Proposed API for JEP 259: Stack-Walking API

Peter Levart peter.levart at
Sun Nov 15 19:15:29 UTC 2015

On 11/15/2015 05:53 PM, Timo Kinnunen wrote:
> To be pedantic, there is always a caller, but not every caller is associated with a Java Class.
> StackWalker::getCallerClass can be thought as a convenience method for something like:
> 	Class<?> callingMe = StackWalker.getCaller().getAsJavaClass();
>  From this view-point we can determine that
> • getCaller() will never return null as there is always a caller.
> • getAsJavaClass() cannot always return a Class instance as the caller might be the OS itself or a native code frame.
> • getCaller() will not return the current frame as the caller of the current frame because that’s nonsensical!
> • Also, getAsJavaClass() will not return a Java Class from some other caller as that would violate its API contract.
> • getAsJavaClass() will not return the current frame’s Class as the caller’s Class unless such a recursive call is actually in progress!
> We can guess that the client using these methods should have some idea if it’s expected its caller is a Java Class or not. We also know the association between a caller and a Java Class (if any) won’t change unexpectedly or otherwise have some uncertainty. Together these give the following API for getCaller() and getAsJavaClass():
> getCaller() always succeeds and returns non-null. The result is not guaranteed to contain information useful to clients. It returns the same caller regardless of who the callers of the caller are.
> getAsJavaClass() doesn’t always succeed, and when it does is dependent on local information only. When it doesn’t, it throws an exception to signal that the association to a Class that the client expected to find doesn’t exists. The exception is not a checked exception because the association between a caller and a Class is not inherently unreliable.
> The same reasoning applies to StackWalker::getCallerClass and further suggests StackWalker::getCaller should be available for clients as well.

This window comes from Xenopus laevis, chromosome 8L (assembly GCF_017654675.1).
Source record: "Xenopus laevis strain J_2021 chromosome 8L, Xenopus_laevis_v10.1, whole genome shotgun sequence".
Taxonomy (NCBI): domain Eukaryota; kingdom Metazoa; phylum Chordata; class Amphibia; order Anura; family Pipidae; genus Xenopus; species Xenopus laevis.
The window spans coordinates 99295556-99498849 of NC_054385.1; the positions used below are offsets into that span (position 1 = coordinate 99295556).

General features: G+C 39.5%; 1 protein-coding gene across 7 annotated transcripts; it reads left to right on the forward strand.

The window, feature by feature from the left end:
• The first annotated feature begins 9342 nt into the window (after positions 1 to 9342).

But what would  StackWalker::getCaller actually return? If it is an 
object that contains just getAsJavaClas() method, then it is a useless 
indirection (similar to Optional<Class<?>>).

Since the situation that a "caller-sensitive" method is not called by a 
Java method is really just a theoretical issue and even then it is an 
abuse made by the caller of a caller-sensitive method, I would just make 
getCallerClass() throw an exception in such situations.

Regards, Peter

> Sent from Mail for Windows 10
> From: David M. Lloyd
> Sent: Saturday, November 14, 2015 16:02
> To: core-libs-dev at
> Subject: Re: Proposed API for JEP 259: Stack-Walking API
> On 11/13/2015 06:07 PM, Brian Goetz wrote:
>>> I considered Optional<Class<?>>. I believe it is rare to have a JNI
>>> attached thread calling StackWalker::getCallerClass from native.  Most
>>> common cases will find a caller class.   Returning an Optional will
>>> force most common uses to handle the case if it’s absent.  It’s a
>>> tradeoff that I think it’s better to return Thread.class for the JNI
>>> attached thread calling getCallerClass in native which would rarely
>>> happen.
>> +1 on returning Thread.class in these cases.  Its a pragmatic compromise.
> If you must return something non-null, maybe it'd be better to define a
> class just for that purpose, e.g.:
> public final class StackWalker {
>       ...
>       public static final class NoCaller {
>           private NoCaller() {}
>       }
> }
> ...and use NoCaller.class as your caller when there is none.  Bonus
> points if you can attach a protection domain with no permissions to that
> class.

More information about the core-libs-dev mailing list